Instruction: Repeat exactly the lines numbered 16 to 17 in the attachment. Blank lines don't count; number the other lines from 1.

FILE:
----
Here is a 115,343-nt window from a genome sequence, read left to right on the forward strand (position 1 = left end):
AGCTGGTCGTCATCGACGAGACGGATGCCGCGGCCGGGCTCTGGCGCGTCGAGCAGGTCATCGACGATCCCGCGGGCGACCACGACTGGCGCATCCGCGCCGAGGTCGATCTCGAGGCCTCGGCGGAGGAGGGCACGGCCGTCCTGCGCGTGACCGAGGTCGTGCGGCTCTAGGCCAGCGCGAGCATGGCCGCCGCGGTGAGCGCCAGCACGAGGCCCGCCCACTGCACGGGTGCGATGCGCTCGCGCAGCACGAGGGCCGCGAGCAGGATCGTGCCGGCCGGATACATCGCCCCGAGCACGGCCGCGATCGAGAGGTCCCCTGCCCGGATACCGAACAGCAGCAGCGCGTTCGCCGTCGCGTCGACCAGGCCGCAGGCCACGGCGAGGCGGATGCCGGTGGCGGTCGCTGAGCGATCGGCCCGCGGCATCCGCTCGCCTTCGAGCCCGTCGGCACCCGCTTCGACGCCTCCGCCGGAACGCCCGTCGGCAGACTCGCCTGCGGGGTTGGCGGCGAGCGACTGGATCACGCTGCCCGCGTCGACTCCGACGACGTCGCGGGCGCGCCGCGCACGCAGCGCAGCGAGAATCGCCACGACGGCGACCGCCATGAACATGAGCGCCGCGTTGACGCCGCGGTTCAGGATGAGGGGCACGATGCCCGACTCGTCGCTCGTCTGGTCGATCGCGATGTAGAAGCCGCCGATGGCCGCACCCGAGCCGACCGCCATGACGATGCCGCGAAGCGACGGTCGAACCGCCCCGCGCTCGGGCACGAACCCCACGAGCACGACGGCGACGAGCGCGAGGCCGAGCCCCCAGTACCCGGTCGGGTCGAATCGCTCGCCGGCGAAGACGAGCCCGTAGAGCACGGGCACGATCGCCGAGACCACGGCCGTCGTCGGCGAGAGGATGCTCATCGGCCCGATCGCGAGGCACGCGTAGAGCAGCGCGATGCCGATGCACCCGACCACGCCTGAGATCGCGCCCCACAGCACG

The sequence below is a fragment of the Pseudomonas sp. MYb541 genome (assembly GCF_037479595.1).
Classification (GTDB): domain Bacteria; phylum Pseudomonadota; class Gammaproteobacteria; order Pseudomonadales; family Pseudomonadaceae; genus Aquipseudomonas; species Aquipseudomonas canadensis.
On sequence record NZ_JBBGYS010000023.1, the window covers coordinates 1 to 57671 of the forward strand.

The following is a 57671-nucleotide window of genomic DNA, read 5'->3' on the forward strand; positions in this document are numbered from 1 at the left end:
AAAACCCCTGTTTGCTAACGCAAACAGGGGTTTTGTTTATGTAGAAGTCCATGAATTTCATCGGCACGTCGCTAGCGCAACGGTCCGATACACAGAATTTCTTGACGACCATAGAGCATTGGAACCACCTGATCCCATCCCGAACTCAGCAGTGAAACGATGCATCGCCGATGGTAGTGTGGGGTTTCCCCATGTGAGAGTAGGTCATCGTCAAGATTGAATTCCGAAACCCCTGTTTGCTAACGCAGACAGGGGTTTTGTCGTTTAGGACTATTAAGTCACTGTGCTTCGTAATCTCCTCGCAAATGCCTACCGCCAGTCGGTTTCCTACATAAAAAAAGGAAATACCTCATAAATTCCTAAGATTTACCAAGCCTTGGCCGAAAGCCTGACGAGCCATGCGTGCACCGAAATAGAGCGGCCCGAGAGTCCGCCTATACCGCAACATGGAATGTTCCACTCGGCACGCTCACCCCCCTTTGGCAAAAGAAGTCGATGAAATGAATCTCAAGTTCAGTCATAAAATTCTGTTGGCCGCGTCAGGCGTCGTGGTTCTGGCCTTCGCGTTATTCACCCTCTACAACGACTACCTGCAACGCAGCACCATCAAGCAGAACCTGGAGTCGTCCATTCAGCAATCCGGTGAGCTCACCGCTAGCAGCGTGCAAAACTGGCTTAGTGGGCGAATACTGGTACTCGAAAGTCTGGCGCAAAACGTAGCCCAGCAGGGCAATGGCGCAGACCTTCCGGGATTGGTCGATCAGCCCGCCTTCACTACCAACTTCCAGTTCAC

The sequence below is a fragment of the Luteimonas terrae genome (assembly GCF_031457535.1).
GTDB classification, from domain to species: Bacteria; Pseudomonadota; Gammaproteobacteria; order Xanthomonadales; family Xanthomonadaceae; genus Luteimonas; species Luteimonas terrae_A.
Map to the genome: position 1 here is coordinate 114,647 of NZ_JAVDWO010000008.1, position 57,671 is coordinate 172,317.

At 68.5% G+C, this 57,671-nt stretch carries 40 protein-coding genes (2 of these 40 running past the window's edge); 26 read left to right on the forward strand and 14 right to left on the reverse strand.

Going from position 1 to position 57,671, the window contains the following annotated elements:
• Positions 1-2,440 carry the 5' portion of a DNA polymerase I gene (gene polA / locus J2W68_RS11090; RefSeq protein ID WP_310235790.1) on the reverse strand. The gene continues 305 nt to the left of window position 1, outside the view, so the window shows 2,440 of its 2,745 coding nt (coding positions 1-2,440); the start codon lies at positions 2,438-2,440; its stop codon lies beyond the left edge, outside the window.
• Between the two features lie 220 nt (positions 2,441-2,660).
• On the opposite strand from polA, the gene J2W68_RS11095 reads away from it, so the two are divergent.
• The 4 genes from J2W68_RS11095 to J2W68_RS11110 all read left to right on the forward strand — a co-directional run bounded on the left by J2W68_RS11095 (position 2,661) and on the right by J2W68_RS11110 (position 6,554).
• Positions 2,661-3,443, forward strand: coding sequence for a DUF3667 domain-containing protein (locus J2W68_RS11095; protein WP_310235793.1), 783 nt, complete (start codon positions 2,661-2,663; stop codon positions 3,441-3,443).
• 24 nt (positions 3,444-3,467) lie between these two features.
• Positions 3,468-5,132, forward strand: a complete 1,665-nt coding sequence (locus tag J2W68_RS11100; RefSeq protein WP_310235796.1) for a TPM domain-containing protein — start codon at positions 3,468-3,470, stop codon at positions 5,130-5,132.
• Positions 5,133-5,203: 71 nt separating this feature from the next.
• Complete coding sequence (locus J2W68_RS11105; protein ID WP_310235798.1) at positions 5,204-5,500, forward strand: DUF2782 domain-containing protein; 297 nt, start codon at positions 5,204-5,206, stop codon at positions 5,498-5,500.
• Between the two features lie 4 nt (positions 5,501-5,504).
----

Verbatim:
• The 4 genes from J2W68_RS11095 to J2W68_RS11110 all read left to right on the forward strand — a co-directional run bounded on the left by J2W68_RS11095 (position 2,661) and on the right by J2W68_RS11110 (position 6,554).
• Positions 2,661-3,443, forward strand: coding sequence for a DUF3667 domain-containing protein (locus J2W68_RS11095; protein WP_310235793.1), 783 nt, complete (start codon positions 2,661-2,663; stop codon positions 3,441-3,443).